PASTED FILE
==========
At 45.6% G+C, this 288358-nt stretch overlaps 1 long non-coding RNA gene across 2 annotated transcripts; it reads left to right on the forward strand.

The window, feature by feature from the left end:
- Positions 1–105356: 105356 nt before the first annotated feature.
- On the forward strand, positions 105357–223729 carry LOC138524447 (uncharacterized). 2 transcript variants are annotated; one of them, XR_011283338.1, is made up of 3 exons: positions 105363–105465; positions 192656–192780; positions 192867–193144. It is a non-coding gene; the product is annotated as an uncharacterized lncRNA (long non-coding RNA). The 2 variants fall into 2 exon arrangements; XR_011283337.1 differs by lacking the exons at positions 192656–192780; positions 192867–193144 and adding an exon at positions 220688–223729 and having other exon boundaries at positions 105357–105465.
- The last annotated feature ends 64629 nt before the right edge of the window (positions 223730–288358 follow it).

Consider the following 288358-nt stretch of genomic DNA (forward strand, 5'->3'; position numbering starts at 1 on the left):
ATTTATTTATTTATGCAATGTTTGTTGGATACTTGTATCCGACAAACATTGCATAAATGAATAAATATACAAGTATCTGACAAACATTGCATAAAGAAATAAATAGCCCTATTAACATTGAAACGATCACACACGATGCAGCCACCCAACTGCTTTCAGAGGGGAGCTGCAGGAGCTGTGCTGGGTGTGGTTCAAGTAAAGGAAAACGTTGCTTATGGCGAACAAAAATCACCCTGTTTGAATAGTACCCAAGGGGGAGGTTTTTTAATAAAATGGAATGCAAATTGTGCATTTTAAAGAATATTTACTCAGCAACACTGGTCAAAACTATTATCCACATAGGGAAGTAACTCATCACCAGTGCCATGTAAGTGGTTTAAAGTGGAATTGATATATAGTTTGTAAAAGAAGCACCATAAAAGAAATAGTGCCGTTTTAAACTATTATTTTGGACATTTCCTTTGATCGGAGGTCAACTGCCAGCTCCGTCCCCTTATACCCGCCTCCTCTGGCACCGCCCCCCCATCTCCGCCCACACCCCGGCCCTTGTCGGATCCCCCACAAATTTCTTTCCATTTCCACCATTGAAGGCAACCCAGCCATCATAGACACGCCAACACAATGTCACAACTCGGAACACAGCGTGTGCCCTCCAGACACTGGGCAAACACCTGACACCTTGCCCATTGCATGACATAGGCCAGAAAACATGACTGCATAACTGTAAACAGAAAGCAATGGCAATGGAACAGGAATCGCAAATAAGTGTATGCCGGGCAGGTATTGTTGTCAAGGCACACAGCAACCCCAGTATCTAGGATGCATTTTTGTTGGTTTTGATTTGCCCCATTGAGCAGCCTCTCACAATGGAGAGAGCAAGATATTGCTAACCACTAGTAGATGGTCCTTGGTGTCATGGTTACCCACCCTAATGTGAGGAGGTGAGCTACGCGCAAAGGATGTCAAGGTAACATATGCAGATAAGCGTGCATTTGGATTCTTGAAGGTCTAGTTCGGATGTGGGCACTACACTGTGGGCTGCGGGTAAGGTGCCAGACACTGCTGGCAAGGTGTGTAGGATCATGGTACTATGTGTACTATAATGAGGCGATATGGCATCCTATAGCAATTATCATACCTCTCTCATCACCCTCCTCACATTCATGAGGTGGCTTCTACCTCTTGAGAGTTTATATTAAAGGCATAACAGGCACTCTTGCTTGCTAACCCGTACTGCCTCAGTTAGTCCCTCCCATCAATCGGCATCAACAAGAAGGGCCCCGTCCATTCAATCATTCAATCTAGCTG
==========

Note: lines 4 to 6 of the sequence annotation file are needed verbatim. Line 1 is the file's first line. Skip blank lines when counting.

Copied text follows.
- On the forward strand, positions 105357–223729 carry LOC138524447 (uncharacterized). 2 transcript variants are annotated; one of them, XR_011283338.1, is made up of 3 exons: positions 105363–105465; positions 192656–192780; positions 192867–193144. It is a non-coding gene; the product is annotated as an uncharacterized lncRNA (long non-coding RNA). The 2 variants fall into 2 exon arrangements; XR_011283337.1 differs by lacking the exons at positions 192656–192780; positions 192867–193144 and adding an exon at positions 220688–223729 and having other exon boundaries at positions 105357–105465.
- The last annotated feature ends 64629 nt before the right edge of the window (positions 223730–288358 follow it).

Consider the following 288358-nt stretch of genomic DNA (forward strand, 5'->3'; position numbering starts at 1 on the left):